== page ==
Happy Teacher Appreciation Week to all of our wonderful teachers.
Thank you for all that you do to keep our students at the core of our school, our community, and our practice every single day!
This week has reminded me of a short essay I wrote 14 years ago about my most influential teacher and mentor, Julia Davis. Luck would have it that I found it after a quick search in an old email account. Thank you to Julia and to all of our teachers that continue to shape our lives and the lives of our children:
Out of the many spiral notebooks I filled during my four years at Whitman College only two remain today—the two that I scribbled in during classes taught by Julia Davis. The only Whitman professor without a PhD, Julia did something that no degree guarantees: She surprised me.
“Meghan,” she said, “I want to see you in my office after class.” After nervously waiting out the class period, I took a seat. Embarrassment turned into horror as Julia proceeded to read my paper aloud. “Please stop,” I begged. “I just can’t take this.” It wasn’t that it was a bad paper that made me cringe; rather, I had trouble listening because I heard my own voice. By listening to my emotions surrounding an experience where something was ‘not quite right,’ my paper was a re-shaping of myself. My teary-eyed reaction showed me just how much my own words meant to me. Julia simply finished reading the paper and handed it back without a grade. As I left the room, she said, “Meghan, you took a risk in writing this. Keep going with it. Keep risking.”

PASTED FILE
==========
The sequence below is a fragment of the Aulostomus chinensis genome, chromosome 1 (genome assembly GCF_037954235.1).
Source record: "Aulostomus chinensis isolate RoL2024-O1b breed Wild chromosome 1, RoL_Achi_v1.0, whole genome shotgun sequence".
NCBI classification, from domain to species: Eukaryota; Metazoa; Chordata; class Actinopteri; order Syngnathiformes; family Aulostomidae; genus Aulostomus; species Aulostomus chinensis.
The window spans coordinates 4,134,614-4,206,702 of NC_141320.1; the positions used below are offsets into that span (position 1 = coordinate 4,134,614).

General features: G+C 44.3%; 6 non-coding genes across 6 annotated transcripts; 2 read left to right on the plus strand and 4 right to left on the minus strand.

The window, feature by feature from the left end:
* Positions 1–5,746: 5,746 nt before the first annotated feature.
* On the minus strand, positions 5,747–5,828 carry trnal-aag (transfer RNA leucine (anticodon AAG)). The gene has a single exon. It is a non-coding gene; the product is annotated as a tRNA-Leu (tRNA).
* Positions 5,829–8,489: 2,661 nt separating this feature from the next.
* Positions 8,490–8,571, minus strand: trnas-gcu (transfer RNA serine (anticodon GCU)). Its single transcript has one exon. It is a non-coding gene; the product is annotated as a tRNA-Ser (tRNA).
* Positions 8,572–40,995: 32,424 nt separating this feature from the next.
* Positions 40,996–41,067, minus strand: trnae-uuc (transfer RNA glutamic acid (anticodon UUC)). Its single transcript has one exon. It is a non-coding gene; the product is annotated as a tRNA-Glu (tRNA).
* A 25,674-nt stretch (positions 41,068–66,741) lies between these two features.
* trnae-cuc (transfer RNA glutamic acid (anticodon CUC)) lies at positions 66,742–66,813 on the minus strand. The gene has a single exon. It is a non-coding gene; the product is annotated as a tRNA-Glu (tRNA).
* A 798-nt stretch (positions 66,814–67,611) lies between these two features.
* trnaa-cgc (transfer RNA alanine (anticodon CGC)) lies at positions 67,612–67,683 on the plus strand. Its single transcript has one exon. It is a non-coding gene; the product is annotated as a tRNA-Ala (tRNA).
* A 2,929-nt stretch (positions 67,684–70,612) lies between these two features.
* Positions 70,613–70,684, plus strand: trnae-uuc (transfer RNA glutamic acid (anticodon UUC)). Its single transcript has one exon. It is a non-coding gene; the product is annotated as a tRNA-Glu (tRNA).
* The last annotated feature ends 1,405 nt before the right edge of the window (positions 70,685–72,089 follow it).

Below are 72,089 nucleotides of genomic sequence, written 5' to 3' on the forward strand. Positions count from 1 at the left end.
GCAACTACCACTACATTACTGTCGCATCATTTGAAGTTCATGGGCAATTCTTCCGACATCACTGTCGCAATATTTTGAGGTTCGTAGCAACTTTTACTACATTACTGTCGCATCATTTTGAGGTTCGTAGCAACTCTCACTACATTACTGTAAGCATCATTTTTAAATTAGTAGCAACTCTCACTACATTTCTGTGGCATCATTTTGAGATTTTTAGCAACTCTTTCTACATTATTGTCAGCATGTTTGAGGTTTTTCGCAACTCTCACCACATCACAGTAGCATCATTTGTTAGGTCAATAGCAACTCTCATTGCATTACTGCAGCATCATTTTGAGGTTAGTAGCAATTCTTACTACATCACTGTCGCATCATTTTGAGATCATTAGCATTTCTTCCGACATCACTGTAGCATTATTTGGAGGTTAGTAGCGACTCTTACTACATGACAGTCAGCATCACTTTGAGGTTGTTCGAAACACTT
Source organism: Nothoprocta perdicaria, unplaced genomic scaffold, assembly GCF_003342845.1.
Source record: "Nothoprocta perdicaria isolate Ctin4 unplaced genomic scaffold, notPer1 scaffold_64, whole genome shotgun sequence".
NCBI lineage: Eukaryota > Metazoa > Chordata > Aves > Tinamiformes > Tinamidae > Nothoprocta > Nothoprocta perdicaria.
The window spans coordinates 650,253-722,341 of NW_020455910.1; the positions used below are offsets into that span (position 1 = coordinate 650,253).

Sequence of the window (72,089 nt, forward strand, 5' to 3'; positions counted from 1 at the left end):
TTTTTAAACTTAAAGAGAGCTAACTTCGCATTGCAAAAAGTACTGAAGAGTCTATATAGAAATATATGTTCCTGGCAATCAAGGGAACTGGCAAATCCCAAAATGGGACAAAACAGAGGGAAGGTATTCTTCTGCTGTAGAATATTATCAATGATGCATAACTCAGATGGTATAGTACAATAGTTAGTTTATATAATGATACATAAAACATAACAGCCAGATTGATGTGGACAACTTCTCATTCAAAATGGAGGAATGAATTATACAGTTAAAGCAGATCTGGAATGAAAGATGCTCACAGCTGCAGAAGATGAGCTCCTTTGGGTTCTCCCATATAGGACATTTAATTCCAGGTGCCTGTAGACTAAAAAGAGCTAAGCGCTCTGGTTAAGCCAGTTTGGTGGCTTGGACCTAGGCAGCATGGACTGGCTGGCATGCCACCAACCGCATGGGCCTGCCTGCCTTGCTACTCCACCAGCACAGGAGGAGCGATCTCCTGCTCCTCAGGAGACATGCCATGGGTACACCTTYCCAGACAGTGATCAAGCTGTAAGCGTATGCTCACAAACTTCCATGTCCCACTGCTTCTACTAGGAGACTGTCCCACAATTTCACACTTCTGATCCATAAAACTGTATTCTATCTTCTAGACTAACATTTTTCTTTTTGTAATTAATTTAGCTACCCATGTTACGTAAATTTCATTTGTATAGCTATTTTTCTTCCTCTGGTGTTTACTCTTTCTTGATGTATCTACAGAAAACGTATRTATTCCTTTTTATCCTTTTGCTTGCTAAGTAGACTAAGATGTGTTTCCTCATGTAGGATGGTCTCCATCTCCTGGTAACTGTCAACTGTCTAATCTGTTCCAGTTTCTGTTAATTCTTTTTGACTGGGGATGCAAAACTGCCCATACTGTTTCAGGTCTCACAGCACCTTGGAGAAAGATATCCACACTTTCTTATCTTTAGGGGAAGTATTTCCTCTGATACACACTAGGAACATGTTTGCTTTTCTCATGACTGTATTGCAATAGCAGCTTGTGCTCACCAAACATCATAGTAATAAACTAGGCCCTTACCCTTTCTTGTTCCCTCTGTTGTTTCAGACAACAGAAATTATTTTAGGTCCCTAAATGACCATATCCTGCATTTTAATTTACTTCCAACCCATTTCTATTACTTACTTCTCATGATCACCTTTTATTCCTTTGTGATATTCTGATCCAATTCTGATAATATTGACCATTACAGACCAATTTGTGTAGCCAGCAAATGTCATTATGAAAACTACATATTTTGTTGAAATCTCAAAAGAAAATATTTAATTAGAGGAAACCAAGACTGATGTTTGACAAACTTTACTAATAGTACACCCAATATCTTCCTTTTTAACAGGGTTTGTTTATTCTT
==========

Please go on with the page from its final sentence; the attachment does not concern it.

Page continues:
Today, thinking back to this specific experience and the larger context of our student/teacher relationship shows me just how long-lasting a single teacher’s influence may be. It also reminds me of the importance of having mentors even as an adult learner. Thanks to my many teachers and mentors, writing as risking continues to be one of my favorite ways to learn.